Again, it’s hard to narrow it down.  Most of the statistical charts deal in median income, which means it throws out the top and bottom wages to calculate the average.  So perhaps we have to go with our collective knowledge.  What groups can we identify, off the top of our heads, that earn $250,000 a year?

Entertainers and Athletes.  These guys are pulling down millions (OK, not the D-list actors, but you know what I mean).  Does giving them a tax break generate more jobs?  Does reducing their tax bill by, on average, $15,000 a year, create a new job?  Or does it buy another Rolex?  Or, on the other side, does increases their taxes by, on average, $23,000, destroy an existing job?  They might have to fire their housekeeper or gardener…no, that would mean they would clean their own houses or mow their own yards.    Besides, most of the Hollywood types are supporting Obama anyway, so obviously they aren’t concerned about the $23,000.

Corporate CEOs.  Not the guy who incorporates his business and gives himself the title to sound important.  We’re talking about the big boys from the big corporations.  These are the guys running those big banks, mortgage lenders, investment firms, and such that the taxpayers are currently bailing out to the tune of billions of dollars.  These are the guys that make the decisions to move jobs overseas, close plants, and fight giving employees a living wage.  Will putting an extra $15,000 on average in their pockets suddenly inspire them to move jobs out of China and back to the U.S.?  Or will increasing their taxes on average $23,000 help offset some of the economic problems their lack of forethought caused?

Health Care professionals and attorneys.  While the median doctor income is around $150,000, some earn hundreds of thousands of dollars.  Now don’t get me wrong, I respect the work these folks do and believe they earn that money.  But will giving them a $15,000 tax break create a new job?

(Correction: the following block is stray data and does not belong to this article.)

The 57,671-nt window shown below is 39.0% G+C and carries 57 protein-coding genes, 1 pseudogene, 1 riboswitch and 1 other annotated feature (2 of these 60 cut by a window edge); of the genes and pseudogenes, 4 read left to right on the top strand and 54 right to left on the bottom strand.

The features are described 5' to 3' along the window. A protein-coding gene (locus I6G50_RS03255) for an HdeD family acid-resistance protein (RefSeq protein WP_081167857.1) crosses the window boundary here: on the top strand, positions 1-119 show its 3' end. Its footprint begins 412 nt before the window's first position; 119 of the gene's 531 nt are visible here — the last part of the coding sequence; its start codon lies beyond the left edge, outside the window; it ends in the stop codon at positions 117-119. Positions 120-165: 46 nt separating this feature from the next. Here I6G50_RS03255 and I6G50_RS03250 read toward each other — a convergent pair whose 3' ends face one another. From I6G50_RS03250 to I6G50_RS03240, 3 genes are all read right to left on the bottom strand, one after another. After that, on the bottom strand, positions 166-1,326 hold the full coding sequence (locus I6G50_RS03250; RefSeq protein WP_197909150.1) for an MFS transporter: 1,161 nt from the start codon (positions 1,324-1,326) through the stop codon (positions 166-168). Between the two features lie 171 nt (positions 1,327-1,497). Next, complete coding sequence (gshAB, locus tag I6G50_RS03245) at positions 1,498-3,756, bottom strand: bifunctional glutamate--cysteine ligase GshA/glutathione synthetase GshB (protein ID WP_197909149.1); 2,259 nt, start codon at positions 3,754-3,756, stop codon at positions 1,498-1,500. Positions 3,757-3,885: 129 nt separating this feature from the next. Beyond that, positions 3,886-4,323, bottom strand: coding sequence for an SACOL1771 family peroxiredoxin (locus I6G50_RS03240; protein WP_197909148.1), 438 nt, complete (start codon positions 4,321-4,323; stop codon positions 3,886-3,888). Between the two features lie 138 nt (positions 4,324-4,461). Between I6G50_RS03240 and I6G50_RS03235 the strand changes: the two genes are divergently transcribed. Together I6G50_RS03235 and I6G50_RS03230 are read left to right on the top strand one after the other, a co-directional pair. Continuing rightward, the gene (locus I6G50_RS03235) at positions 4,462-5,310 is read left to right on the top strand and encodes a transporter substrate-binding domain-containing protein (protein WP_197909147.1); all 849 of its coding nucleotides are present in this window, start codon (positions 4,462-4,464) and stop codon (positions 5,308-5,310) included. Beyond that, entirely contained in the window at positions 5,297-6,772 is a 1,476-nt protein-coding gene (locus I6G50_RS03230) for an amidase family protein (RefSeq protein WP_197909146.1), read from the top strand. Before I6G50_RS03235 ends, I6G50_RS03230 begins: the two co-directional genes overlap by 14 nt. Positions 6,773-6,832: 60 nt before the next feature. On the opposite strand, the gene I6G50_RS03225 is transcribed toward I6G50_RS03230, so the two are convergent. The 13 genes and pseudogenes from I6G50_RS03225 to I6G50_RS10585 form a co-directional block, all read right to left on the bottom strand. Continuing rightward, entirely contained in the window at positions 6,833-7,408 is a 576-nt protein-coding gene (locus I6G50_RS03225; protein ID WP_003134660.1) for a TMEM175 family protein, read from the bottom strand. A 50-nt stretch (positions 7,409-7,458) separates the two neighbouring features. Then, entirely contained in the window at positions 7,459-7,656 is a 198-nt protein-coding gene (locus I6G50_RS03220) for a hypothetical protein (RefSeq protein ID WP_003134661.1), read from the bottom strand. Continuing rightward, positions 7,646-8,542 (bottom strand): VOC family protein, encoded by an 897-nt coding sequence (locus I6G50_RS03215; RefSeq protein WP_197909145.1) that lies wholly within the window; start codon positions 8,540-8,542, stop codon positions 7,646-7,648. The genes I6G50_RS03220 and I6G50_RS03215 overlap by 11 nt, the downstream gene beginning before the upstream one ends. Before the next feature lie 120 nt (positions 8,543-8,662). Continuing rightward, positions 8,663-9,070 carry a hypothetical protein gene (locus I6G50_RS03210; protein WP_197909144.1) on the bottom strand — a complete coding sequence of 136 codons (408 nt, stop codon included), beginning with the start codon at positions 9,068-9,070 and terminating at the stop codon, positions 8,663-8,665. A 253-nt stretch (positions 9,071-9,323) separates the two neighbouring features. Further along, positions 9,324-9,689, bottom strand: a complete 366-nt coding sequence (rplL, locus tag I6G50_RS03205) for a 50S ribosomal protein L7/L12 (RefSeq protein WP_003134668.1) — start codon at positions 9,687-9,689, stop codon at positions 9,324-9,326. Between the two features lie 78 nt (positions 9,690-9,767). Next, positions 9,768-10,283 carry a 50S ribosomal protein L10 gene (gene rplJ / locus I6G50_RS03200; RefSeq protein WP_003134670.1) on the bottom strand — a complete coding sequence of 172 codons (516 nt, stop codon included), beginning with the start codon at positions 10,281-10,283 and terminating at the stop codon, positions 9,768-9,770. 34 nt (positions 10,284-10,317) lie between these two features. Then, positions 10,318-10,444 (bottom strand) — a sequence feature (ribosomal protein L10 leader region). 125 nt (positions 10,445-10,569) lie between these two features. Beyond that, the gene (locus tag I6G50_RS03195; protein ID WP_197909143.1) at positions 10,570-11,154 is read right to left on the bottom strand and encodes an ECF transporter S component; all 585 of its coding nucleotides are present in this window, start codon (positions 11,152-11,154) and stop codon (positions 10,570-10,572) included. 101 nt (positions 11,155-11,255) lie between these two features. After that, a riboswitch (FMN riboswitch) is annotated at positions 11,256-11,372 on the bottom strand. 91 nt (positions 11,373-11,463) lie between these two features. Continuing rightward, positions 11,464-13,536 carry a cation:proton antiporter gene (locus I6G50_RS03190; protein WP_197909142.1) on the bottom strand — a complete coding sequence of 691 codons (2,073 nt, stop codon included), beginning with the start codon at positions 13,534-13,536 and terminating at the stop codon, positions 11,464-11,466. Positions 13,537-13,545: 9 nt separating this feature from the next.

Marketing/Sales professionals.  Though the median income for these folks is around $90,000, those that work for the major firms can pull down MILLIONS!  Of course, their income depends on the average American being able to afford to buy the stuff they are marketing.  When the economy bottoms out, these guys stand to lose a lot.  So will giving them a $15,000 tax credit save their jobs?  Or would increasing their tax by $23,000 in order to provide a tax credit to the middle class actually help them make MORE money, because the average American would have more disposable income to spend on Xboxes, clothes, and cars?

Investment Brokers and Speculators.  Have you seen the chaos on Wall Street lately?  Would giving them a $15,000 tax credit fix the problem?  Enough said.

The Wealthy.  The folks who come from “Old Money.”  Those that inherited money from their families.  The select few like Bill Gates that pulled themselves up and launched their own empires.  Will giving any of them a tax credit inspire them to do anything they aren’t already doing?  The wealthy that already give back to the community will continue to do so.  The wealthy that do not will continue not to.  A tax break is not going to change the behavior of either group.  Neither is a tax increase.

In short, Obama’s tax plan does NOT hurt small business owners.  In many cases, it would benefit small business owners directly and indirectly.  The typical small business owner would qualify under the Obama tax credits, and the millions of other Americans that get the credit would have more disposable income to spend at their businesses.

About the Author ()

Leave a Reply